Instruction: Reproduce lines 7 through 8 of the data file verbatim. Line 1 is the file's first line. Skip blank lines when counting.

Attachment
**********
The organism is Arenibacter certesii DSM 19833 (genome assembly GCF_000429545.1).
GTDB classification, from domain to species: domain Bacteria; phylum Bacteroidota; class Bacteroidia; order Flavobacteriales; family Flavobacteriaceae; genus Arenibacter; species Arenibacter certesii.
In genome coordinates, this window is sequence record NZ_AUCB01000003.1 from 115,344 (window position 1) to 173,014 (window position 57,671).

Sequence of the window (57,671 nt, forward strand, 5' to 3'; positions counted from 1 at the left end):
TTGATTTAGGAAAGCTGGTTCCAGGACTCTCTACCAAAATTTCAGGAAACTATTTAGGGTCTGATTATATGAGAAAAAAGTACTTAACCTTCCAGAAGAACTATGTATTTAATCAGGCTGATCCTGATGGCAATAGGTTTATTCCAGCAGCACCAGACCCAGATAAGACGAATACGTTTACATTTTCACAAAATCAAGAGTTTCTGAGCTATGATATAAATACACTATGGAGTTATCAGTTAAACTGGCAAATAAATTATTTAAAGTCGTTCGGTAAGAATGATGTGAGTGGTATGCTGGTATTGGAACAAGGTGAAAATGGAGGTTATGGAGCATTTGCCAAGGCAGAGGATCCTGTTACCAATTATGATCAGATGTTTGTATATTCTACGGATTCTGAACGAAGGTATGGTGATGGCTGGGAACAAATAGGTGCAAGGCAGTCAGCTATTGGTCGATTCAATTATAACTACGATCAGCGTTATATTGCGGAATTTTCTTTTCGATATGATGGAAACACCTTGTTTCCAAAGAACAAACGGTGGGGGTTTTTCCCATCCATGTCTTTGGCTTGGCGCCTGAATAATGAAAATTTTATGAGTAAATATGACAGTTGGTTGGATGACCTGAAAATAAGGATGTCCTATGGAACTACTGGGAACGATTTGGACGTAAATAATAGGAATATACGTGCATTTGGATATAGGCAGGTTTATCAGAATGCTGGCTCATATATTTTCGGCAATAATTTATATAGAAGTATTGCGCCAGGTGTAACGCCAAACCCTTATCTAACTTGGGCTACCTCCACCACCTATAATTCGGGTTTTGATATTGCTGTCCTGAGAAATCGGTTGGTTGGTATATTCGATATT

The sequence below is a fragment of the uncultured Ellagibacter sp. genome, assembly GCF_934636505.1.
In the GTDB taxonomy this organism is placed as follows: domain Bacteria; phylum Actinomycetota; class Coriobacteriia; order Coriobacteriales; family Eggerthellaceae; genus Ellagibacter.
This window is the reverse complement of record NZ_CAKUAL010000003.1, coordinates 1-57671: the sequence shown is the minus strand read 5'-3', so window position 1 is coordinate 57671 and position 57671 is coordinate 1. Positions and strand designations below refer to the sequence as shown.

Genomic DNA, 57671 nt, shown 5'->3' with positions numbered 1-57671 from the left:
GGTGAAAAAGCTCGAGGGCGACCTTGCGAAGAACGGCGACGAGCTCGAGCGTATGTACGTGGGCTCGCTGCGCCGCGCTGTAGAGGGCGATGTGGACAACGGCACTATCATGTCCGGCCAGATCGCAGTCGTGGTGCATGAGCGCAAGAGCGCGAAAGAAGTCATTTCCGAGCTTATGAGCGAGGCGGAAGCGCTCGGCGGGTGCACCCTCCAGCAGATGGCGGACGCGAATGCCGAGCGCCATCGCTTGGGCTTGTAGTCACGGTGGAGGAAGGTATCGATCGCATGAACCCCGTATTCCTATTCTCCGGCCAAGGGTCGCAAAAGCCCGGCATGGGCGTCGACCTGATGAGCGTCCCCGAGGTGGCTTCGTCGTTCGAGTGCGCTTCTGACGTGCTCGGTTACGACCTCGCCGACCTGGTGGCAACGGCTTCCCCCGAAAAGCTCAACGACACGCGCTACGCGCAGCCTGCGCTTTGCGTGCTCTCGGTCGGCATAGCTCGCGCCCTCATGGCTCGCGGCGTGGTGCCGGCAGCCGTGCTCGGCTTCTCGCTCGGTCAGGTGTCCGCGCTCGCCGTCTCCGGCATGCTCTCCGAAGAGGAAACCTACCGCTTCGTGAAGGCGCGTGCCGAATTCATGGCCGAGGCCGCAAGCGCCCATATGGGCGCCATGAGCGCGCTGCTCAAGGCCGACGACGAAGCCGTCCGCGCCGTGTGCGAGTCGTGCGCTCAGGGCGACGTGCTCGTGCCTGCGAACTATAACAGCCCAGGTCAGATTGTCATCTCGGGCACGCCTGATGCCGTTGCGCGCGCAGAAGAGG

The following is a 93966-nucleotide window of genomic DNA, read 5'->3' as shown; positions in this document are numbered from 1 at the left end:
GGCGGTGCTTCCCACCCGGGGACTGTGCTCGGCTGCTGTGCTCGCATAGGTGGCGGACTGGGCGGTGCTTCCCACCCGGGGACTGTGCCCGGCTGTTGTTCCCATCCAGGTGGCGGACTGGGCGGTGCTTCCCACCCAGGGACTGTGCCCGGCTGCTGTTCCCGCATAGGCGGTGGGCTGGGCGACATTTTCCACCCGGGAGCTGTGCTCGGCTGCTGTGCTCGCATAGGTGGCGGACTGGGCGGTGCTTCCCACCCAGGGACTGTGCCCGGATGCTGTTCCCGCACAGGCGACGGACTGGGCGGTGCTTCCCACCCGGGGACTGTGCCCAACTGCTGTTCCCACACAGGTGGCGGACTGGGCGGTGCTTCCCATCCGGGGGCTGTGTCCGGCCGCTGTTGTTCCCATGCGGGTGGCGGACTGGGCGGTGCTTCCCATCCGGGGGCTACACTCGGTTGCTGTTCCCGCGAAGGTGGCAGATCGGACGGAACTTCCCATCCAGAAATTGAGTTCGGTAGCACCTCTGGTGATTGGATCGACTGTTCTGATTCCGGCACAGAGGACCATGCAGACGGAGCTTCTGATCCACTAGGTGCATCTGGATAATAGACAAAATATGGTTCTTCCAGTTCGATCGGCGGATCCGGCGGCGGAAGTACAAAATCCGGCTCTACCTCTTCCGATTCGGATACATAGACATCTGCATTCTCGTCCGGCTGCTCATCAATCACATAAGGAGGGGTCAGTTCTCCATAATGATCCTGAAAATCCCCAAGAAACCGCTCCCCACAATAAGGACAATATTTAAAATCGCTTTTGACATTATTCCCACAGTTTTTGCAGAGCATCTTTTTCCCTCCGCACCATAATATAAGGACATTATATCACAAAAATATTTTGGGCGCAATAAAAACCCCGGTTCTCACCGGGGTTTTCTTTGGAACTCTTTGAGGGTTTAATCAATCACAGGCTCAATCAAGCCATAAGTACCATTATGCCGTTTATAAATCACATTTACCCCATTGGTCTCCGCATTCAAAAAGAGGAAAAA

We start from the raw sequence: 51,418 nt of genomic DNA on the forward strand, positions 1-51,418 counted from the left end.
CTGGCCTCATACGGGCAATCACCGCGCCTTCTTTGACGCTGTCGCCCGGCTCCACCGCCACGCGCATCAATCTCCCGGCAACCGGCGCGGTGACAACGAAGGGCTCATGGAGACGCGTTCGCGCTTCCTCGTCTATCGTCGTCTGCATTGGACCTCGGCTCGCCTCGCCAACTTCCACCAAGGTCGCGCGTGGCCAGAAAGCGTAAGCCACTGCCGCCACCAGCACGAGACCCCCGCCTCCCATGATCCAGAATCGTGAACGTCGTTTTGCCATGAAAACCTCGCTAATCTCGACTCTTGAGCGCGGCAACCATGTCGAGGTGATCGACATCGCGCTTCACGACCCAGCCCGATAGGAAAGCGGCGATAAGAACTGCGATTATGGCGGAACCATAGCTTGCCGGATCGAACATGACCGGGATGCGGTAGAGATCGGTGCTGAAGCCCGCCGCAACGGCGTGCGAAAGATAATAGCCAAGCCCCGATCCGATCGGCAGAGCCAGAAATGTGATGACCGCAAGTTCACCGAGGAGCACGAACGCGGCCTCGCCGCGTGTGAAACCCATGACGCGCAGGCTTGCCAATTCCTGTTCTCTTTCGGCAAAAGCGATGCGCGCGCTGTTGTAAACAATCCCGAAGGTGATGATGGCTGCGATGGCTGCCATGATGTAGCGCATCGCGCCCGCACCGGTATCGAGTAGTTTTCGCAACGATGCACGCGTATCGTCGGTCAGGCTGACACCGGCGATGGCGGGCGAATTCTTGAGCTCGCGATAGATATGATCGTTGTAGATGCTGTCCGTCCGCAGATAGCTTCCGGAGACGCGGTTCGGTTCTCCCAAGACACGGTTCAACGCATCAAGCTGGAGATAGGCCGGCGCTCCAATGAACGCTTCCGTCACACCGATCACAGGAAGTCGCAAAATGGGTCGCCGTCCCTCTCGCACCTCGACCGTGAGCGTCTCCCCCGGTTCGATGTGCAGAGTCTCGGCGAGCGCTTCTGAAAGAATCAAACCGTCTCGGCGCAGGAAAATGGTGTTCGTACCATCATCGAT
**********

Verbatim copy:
In the GTDB taxonomy this organism is placed as follows: domain Bacteria; phylum Actinomycetota; class Coriobacteriia; order Coriobacteriales; family Eggerthellaceae; genus Ellagibacter.
This window is the reverse complement of record NZ_CAKUAL010000003.1, coordinates 1-57671: the sequence shown is the minus strand read 5'-3', so window position 1 is coordinate 57671 and position 57671 is coordinate 1. Positions and strand designations below refer to the sequence as shown.